Colin Kahl responds:
Two small but important corrections from Matthew Irvine read-out. Matthew writes that I said: "The Strategic Framework Agreement to be worked out with the new government (if there is one) will show this strong bilateral relationship."
This is not actually not what I said. As you know, the Strategic Framework Agreement (SFA) exists and does not need re-negotiation with the new government. In my remarks, I noted that the SFA provides the foundation, moving forward, for continuing our strong bilateral relationship, including a strong security assistance and cooperation relationship. The exact quote from my speech was: "The precise contours of that long-term relationship with Iraq, including our security relationship, are beginning to take shape as we move forward in implementing the Strategic Framework Agreement, signed with the Iraq government at the same time as the Security Agreement in November 2008, and will be further defined in the coming months once a new Iraqi government is formed and is ready to have more detailed conversations."
Matthew also reports: "Regarding the renegotiation of the SOFA, it is not going to happen." In my remarks and during Q&A I did not say anything about renegotiating or not renegotiating the SOFA. What I said was that the drawdown of our forces, consistent with the current Security Agreement (or SOFA), was on track, and that General Odierno is comfortable with how the responsible drawdown is proceeding.
Matthew Irvine then responds:
Secretary Kahl is right to point out that the Strategic Framework Agreement has already been inked. However, as he states, much of its implementation remains undefined. The outcome of Sunday's election will determine our Iraqi partners, or lack thereof, in the ongoing SFA process. Kahl was optimistic that the elections and these discussions will demonstrate the strong bilateral U.S.-Iraq relationship. Others are more skeptical of those chances for success.
Secondly, although there was no explicit reference to recent debates over the renegotiation of the SOFA agreement or General Odierno's troop request/non-request, it was my interpretation that Kahl was to have none of it. Myth #1 rejected the assumption that large numbers of troops will be required for the long term. In addition, emphasizing that General Odierno himself recommended the existing withdrawal timelines and troop levels seemed to be a clear refutation of recent media reports to the contrary.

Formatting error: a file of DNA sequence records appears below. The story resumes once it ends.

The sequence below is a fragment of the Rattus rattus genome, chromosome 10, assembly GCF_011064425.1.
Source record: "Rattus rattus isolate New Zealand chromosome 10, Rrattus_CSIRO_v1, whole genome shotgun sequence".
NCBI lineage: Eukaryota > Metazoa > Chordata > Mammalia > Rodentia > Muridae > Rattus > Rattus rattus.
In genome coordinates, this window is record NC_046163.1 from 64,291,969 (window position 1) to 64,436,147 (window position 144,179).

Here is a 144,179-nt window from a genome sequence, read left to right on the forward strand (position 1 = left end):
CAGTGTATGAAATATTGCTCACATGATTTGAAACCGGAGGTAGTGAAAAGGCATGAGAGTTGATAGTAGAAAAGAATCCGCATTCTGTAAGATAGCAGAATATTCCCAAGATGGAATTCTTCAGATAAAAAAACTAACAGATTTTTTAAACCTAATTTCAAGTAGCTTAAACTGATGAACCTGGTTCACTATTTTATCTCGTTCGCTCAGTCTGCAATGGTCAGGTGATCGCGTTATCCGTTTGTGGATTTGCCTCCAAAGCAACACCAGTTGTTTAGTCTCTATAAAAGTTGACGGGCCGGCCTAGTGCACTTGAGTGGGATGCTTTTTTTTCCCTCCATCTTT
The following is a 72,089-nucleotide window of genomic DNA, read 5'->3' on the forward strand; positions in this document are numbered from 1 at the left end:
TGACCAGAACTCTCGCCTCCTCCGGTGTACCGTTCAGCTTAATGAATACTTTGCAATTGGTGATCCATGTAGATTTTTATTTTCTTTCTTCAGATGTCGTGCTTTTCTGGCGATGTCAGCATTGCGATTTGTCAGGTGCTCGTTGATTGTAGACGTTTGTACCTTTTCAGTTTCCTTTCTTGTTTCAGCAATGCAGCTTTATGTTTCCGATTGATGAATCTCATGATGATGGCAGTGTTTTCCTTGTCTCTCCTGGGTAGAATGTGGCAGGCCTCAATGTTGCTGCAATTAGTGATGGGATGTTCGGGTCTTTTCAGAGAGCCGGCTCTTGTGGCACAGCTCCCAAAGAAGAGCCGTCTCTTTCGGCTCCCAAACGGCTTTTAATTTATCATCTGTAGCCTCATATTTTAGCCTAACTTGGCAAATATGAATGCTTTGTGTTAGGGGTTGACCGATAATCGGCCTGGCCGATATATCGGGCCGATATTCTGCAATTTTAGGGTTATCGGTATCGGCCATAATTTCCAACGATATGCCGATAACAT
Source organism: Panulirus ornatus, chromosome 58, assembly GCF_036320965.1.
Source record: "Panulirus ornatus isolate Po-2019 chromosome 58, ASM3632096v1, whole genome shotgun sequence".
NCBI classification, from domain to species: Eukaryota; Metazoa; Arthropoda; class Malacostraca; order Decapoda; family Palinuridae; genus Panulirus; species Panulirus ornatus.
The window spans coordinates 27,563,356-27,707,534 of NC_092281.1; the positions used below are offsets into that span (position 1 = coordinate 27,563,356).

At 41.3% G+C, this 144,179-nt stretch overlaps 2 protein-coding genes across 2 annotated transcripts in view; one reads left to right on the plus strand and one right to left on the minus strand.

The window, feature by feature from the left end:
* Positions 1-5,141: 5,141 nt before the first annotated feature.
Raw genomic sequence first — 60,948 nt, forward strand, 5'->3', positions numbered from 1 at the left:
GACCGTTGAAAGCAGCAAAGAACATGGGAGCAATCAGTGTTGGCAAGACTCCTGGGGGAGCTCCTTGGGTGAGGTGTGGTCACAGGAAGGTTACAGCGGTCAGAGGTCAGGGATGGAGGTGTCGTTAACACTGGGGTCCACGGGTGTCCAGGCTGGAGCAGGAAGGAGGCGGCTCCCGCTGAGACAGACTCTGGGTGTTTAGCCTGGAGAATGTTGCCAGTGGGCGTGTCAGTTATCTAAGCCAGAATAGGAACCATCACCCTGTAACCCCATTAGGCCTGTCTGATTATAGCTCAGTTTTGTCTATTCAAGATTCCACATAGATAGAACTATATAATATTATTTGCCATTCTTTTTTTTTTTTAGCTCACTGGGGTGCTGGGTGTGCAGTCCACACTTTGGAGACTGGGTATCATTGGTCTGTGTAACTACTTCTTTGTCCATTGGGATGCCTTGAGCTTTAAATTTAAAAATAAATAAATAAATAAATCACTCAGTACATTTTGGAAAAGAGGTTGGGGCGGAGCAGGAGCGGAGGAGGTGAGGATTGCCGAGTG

Tom again: Colin's phrase "further defined in the coming months" could prove to be mighty interesting.
Last night I was reading a very thorough analysis of Iraqi politics by Judith Yaphe, who has forgotten more about Iraq than I will ever know. She made one point in particular that struck me:
Regardless of who wins the election, Baghdad will not have a military capable of defending it against external threats by the time the SOFA expires [at the end of 2011, when all U.S. military forces are supposed to be out of Iraq]. It will have no real control over its air space . . . .
Think of that. On Jan. 1, 2012, when, some say, there will be no more Status of Forces Agreement, there really will be very little to prevent Israeli aircraft from zipping right through Iraqi air space and onto targets in Iran. And if American forces are out, no one can blame the Americans for allowing it to happen . . . . But if Iraq re-opens the SOFA and negotiates a substantial continued U.S. presence, the door for potential Israeli air strikes stays closed.
I can just see the commander of the Quds Force telling Iraqi officials, "Hey, you got to get President Obama to have them stay."
I also was struck by Yaphe's assessment of Iraq's oil future. Bluntly put, OPEC would just as soon Iraq stay out of the market as a supplier. If and when Iraq comes on line, she implies, oil prices are gonna plummet. Hence, "Iraq is . . . vulnerable to threats from neighbors seeking to thwart its export ambitions." So, it seems to me, Iran and Saudi Arabia both have an incentive to see continued turmoil in Iraq. Kuwait doesn't even need an excuse to find ways to undercut Iraq. (But I would like to open a bar in Kuwait one day called "The 19th Province.")
Meanwhile, I see that Ms. Helene "Sugar Beach" Cooper and one of her posse have caught up, sort of, with my item from last week about Gen. Odierno asking for more combat troops in Iraq after the August deadline. She is a good soul so I am not gonna cavil about her taking a week to get it, sort of. But it isn't a "contingency plan," it was a request.
I am sorry to see the three bombings that killed at least 29 people in Baqubah today, but I am not using the "unraveling" title on this because I think the current bombings in Iraq are simply an attempt to scare people before this Sunday's election. They may get media attention but don't seem to me necessarily to represent any long-term trend.